The 2006 Toyota 4Runner comes in three trim levels: SR5, Sport Edition, and Limited. Each is available with the V6 or V8, and with two-wheel drive (2WD) or four-wheel drive (4WD). A Class III receiver hitch with seven-pin electric connection is standard on V8 models and optional on V6s; it mounts directly to the rear frame crossmember.
The SR5 V6 2WD ($27,635) and 4WD ($29,910) come standard with automatic climate control; cruise control; six-speaker AM/FM/casette/CD/MP3 stereo; remote keyless entry; skid plates to protect the underbody; integrated fog lamps; 16-inch alloy wheels; black running boards; chrome grille; and body-colored bumpers, fender flares and lower cladding. The SR5 V8 2WD ($29,650) is similarly equipped, and the 4WD V8 ($31,925) adds power adjustable front seats.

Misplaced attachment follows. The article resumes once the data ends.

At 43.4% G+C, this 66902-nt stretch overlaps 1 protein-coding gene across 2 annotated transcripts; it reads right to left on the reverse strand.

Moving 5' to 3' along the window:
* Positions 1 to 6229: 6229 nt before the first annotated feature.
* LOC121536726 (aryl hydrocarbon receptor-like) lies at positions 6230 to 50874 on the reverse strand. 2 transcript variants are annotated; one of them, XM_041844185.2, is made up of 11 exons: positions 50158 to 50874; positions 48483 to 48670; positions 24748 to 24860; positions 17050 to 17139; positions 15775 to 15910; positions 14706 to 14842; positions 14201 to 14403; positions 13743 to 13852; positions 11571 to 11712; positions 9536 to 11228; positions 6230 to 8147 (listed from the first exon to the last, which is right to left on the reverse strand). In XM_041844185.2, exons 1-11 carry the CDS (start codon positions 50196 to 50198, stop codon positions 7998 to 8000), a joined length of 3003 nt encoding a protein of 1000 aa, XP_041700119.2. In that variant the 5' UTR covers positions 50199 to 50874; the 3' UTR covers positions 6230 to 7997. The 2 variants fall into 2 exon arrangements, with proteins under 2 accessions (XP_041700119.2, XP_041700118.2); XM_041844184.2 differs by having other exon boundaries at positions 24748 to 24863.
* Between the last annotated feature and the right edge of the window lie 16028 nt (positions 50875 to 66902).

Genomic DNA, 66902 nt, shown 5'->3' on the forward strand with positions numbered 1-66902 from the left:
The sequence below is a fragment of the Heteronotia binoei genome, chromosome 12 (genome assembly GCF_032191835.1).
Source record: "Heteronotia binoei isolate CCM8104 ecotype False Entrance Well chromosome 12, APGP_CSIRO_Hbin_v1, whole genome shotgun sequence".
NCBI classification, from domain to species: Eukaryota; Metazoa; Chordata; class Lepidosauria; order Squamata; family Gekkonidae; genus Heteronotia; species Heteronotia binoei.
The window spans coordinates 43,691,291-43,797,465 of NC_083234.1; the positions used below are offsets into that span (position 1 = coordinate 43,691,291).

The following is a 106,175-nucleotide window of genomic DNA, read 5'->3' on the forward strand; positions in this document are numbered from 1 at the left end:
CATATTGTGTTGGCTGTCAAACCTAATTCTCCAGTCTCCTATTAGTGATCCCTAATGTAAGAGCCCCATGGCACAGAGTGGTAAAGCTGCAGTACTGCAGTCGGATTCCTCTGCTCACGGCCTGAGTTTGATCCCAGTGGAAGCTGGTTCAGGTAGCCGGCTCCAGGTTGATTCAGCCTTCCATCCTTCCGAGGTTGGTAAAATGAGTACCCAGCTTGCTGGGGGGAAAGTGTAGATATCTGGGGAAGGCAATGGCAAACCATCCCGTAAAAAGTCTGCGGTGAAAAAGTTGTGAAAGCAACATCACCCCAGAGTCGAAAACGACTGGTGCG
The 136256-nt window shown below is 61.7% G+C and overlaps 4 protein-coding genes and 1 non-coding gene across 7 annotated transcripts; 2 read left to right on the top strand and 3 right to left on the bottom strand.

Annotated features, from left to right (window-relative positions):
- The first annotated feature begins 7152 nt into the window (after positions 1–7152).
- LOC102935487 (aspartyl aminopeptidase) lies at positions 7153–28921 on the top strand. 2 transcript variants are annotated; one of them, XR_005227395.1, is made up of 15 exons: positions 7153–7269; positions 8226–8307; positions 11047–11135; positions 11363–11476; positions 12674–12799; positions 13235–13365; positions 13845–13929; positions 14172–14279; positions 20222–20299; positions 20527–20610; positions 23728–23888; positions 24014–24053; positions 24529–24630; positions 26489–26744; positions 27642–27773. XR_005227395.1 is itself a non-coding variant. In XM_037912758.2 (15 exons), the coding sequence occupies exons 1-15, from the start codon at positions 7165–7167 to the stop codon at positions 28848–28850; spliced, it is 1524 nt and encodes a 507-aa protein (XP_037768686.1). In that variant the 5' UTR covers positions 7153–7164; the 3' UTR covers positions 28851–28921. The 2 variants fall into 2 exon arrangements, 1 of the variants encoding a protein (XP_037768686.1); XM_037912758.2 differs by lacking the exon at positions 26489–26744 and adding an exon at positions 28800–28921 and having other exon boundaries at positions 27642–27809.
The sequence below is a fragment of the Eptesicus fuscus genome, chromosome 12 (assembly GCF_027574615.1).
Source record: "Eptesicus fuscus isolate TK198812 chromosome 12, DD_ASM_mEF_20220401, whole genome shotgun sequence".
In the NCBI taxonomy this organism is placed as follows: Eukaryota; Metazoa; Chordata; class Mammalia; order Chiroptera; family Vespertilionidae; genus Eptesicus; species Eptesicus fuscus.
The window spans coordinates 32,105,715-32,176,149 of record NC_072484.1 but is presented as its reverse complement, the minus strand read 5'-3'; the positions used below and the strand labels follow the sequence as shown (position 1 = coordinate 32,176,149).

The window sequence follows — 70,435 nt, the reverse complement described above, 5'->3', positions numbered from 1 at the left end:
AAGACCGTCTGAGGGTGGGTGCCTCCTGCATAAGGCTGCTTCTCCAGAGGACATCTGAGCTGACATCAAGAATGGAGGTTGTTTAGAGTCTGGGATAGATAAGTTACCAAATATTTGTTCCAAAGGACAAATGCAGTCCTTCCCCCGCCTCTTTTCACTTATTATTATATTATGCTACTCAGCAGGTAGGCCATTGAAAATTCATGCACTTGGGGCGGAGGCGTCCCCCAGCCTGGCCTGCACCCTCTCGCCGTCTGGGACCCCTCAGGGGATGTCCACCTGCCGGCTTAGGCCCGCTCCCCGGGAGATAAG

The Sport Edition V6 2WD ($29,975) and 4WD ($32,250) add unique cloth upholstery, a leather-wrapped tilt-telescope steering wheel with integrated cruise and audio controls, a leather-wrapped shift knob, power heated outside mirrors, X-REAS Sport Enhancement Suspension, bigger brake rotors, and 17-inch alloy wheels. Externally, the Sport Editions are distinguished by a hood scoop, smoked-chrome grille and headlight bezels, graphite-painted roof rails with black crossrails, and tubular side steps. The Sport Edition V8 2WD ($31,355) and 4WD $33,630) are similarly equipped.